So, the story is average and the level design is compact and centered around fairly simple puzzles… If you have much of memory for this post-Playstation 2 era of action games you know why it takes 20 hours to beat: The doors lock and combat is required to progress. Even on the easiest difficulty you’ll more than likely have to develop some skill and fight the urge to hack ‘n slash your way through Darksiders. War, the main character, is equipped with a giant sword straight out of Soul Calibur II and quickly gains the ability to dash and attack. This knocks back most every enemy and sets them up for death in a combination that works throughout half of the game’s simple combat scenarios. The tutorial teaches you how to do timed blocks and parries just as early but you won’t realize they’re going to become mandatory until much later in the adventure. The biggest piece of advice I can give if you’re thinking about playing this game is that button-mashing and not learning the ropes could end up with a thrown controller and giving up on the game. It will test you with some ridiculous challenges that require a comfortable grasp of blocking and multi-tasking between sub-weapons.
It’s been years since I’d raged out on a game and Darksiders: Warmastered Edition‘s later combat challenges brought it out in me. Chalk it up to a need to progress so that I’m not ‘wasting’ the small amount of free time I have to play video games or just my own impatient idiocy but either way I got over it and just got better. Honestly the fact that I had to learn how to block 16 hours into the game speaks to how easy it actually is and you’ll see in the screenshots that time spent in combat was barely a third of the overall time spent with the game. Coming from a guy who just finished two months of playing nothing but God of War and Dark Souls, this should and will be manageable if you don’t get lazy. But hey, if platforming puzzles and traversal make up the bulk of the game is it really any fun? Honestly, it was only interesting because of fairly constant click of upgrades, combat moves, weapons, and gadgetry.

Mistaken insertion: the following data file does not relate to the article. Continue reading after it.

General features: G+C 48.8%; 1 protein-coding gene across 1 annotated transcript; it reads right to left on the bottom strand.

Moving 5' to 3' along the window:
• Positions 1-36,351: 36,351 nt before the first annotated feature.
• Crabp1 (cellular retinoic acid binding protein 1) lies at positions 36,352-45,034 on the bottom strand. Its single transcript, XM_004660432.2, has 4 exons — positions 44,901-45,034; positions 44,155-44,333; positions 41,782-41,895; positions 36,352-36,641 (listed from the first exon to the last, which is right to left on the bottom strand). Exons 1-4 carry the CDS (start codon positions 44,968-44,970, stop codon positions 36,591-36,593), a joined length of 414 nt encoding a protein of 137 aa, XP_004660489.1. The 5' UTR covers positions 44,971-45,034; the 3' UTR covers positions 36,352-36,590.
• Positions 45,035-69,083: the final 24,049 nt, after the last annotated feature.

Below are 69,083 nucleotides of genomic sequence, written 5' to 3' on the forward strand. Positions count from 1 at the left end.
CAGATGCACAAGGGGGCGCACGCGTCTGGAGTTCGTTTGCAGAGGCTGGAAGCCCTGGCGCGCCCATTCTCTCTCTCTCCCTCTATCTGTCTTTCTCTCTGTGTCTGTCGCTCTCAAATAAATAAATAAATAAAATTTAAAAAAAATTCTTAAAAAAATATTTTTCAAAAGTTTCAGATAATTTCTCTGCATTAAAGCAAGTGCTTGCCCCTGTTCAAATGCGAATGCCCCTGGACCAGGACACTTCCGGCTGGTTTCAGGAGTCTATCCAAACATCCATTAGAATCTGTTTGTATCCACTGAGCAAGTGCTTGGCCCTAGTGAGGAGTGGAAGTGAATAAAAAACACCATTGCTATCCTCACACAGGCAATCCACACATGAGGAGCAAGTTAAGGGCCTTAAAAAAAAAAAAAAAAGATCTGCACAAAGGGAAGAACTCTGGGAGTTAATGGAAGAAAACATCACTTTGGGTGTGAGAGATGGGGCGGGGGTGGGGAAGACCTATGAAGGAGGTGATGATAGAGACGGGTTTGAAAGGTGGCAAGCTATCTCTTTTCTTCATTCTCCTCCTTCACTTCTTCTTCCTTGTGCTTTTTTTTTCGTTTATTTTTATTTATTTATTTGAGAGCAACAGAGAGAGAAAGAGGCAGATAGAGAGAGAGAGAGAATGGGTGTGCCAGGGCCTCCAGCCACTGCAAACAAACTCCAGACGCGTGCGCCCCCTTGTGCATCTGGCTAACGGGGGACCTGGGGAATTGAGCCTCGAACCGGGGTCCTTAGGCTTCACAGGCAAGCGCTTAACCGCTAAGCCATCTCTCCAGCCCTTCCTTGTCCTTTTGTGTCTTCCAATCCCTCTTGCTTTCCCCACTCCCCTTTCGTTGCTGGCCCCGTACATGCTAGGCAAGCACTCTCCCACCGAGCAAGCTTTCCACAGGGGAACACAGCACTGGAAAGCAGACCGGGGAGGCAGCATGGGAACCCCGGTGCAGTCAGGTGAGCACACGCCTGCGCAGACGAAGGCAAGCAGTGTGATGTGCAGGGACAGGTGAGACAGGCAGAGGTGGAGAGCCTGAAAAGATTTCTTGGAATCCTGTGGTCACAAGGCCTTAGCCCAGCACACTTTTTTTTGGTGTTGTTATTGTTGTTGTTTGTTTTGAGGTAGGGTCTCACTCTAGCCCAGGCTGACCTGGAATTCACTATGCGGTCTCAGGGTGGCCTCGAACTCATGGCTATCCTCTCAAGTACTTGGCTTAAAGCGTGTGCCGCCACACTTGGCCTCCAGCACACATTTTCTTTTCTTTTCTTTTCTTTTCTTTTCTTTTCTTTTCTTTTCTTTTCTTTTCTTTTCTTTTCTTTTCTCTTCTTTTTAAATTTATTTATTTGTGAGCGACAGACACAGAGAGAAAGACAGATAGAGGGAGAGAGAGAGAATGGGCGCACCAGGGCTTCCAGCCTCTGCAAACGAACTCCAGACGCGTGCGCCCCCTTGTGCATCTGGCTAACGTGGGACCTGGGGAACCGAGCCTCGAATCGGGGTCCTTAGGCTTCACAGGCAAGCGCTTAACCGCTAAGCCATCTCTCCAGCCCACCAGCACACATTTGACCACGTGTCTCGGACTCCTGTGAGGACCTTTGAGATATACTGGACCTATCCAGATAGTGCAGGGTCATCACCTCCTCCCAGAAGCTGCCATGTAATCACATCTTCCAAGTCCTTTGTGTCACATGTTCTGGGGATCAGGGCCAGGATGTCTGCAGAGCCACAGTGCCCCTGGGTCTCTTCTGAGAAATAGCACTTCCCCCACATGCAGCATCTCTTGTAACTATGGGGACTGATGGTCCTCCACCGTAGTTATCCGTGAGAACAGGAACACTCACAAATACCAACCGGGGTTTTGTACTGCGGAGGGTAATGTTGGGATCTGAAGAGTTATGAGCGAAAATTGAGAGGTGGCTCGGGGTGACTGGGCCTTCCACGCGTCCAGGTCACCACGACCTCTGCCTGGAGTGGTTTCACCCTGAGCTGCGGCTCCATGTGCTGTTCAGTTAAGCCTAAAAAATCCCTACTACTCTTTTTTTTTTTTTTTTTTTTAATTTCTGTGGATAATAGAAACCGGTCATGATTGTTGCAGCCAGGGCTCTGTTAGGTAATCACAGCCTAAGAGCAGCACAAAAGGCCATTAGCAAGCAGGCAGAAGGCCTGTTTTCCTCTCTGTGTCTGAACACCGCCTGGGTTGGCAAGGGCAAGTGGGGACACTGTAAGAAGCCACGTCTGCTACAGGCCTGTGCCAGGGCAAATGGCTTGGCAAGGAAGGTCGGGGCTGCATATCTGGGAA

The gameplay boils down to level design and how traversal upgrades are factored into environmental puzzles. The ‘boomerang’ and it’s utilization within these sections will feel familiar to folks, again, who will see parallels with God of War (2018) and earlier 3D Zelda games but there were a few occasions where the path forward would open even though the puzzle could continue towards a collectible or upgrade. This meant progress wasn’t impeded but, the occasional missed upgrade kept me from pursuing the Platinum trophy for the game as backtracking and traversal are generally incredibly slow moving prospects. War moves slowly as his horse, and sluggish combat dash, offer little solution for tank-like plodding. Graphically speaking the remaster is beautifully done but like Dark Souls: Remastered little could be done to mask the gray blocks and chunky backgrounds typical for character action games of the era. It looks better, plays better, and yet it remains a polished turd due to they grayed-out sensibilities of it’s time.
Without any love for comic book art design, dark/high fantasy style, and the early 3D era of The Legend of Zelda titles I’m not sure there is a ton to latch onto for the newcomer to this eight year old game despite it’s gorgeous spit-polishing. It is the best playing and looking entry in the series, so far, and there is something to be said about it’s restrained vision and gameplay arc. The experience is occasionally frustrating, if not inconsequentially punishing, and this is ultimately what kills my interest in ever playing it again. For it’s low cost and entertaining challenges Darksiders: Warmastered Edition does however prove it’s worthiness of a graphical upgrade, but I would warn folks that if you’re a completionist looking for a new series to latch onto the second game in the (thus far) trilogy will not be a natural transition… but that’ll have to wait for the sequel’s review. Mildly recommended as a fairly short RPG-lite video game perfect for summer boredom.
|Genre||Third-person Action/Role-Playing Game|
|Released||November 22, 2016 | KAIKO / THQ Nordic|
|Platform(s)||Playstation 4 Pro [Digital]|